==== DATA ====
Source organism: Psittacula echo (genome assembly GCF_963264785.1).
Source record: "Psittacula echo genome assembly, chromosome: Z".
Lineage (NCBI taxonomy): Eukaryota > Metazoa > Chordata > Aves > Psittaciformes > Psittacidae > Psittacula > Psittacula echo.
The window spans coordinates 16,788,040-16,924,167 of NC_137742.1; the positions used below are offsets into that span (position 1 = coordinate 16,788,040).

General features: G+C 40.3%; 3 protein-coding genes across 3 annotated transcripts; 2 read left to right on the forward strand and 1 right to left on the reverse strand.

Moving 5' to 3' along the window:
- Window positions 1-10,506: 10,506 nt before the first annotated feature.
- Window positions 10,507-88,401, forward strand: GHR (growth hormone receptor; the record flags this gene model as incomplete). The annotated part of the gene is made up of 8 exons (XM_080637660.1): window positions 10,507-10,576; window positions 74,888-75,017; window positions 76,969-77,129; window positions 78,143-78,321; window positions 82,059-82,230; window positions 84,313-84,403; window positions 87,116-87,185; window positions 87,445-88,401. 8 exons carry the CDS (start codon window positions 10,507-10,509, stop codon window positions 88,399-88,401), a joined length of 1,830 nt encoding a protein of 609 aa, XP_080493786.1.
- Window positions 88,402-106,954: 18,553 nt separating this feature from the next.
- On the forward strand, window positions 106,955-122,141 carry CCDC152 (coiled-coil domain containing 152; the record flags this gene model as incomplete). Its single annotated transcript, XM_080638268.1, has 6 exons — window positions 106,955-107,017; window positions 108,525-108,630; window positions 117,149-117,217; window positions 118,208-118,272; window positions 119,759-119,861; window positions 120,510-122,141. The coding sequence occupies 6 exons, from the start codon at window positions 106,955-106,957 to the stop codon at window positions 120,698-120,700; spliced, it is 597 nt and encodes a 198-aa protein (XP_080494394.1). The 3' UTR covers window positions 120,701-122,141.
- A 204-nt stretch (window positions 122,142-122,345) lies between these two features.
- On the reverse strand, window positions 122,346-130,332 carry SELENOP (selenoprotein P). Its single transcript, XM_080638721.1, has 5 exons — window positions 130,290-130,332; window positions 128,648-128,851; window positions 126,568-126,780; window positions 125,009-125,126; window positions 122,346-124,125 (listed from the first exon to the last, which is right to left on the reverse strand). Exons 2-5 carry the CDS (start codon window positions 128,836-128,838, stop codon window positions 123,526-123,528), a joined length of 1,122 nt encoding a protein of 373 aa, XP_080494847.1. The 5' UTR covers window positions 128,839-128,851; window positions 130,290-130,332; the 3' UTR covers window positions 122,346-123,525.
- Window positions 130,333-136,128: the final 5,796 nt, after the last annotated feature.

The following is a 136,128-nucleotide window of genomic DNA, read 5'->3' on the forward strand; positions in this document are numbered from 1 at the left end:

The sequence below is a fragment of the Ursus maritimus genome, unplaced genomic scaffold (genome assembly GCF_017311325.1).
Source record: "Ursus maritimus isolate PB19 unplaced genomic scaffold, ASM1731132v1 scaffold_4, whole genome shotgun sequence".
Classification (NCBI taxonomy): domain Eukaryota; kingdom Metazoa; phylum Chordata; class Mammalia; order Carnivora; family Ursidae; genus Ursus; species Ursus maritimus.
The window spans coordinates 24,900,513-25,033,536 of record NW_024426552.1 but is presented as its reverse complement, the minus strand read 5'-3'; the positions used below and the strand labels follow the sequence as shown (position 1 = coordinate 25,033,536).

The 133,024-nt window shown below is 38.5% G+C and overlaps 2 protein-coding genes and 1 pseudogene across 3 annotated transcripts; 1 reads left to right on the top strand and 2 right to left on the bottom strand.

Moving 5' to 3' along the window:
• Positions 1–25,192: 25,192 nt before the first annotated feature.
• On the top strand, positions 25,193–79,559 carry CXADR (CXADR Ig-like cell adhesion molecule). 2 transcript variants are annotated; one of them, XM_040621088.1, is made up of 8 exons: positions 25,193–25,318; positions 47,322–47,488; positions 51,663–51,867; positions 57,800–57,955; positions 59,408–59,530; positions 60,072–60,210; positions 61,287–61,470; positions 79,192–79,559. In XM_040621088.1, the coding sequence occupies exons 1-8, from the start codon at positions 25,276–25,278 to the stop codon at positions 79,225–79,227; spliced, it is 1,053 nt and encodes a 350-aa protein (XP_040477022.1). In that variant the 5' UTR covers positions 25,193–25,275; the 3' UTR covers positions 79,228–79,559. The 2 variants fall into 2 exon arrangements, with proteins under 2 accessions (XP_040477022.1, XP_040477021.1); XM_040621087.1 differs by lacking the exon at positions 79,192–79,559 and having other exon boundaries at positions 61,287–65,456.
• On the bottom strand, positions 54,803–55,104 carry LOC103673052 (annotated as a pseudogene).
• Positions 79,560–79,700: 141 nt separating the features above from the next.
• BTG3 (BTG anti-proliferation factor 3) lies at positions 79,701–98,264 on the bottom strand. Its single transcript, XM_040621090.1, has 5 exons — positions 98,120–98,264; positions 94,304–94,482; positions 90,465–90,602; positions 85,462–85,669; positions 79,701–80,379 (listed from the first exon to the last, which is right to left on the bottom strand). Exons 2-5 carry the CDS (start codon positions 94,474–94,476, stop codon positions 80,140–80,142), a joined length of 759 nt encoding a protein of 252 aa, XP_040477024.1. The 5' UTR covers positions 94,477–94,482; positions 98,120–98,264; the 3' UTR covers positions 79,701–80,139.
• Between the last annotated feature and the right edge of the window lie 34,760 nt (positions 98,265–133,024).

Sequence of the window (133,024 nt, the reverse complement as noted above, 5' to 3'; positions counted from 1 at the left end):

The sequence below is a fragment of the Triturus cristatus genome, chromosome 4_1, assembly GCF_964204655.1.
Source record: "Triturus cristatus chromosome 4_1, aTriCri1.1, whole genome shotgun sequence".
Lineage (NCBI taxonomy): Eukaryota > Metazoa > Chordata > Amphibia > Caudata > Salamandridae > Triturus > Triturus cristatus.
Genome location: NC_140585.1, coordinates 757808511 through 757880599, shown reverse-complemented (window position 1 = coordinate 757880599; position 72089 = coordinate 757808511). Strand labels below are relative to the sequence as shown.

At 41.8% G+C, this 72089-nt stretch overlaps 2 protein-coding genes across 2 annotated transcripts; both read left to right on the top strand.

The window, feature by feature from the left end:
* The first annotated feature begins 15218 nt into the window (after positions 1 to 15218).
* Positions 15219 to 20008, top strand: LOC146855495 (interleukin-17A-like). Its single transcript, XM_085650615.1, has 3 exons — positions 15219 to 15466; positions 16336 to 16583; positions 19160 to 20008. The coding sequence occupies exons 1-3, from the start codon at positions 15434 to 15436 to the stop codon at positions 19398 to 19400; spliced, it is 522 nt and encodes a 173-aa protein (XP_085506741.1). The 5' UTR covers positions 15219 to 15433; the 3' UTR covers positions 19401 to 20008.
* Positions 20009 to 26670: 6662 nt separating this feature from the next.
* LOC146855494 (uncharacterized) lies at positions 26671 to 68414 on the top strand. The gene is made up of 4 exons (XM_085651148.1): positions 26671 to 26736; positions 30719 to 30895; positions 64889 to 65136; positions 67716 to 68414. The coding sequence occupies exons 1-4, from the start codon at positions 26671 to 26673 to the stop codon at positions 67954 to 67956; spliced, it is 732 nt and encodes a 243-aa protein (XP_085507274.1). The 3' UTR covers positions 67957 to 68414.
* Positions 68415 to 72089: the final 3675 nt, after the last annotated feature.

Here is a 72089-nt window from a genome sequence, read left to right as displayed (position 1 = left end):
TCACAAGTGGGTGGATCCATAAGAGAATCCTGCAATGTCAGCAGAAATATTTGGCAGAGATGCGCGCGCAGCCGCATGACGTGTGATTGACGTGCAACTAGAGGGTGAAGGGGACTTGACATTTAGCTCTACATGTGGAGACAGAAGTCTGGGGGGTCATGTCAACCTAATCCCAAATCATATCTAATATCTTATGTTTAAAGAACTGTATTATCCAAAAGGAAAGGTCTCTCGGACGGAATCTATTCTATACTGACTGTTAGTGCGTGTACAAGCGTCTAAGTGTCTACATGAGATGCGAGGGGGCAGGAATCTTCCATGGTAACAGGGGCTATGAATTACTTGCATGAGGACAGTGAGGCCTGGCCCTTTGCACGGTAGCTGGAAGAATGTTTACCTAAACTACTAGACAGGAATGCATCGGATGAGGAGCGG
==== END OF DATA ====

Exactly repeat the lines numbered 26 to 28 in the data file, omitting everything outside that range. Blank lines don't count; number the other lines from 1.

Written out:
• Between the last annotated feature and the right edge of the window lie 34,760 nt (positions 98,265–133,024).

Sequence of the window (133,024 nt, the reverse complement as noted above, 5' to 3'; positions counted from 1 at the left end):

The sequence below is a fragment of the Triturus cristatus genome, chromosome 4_1, assembly GCF_964204655.1.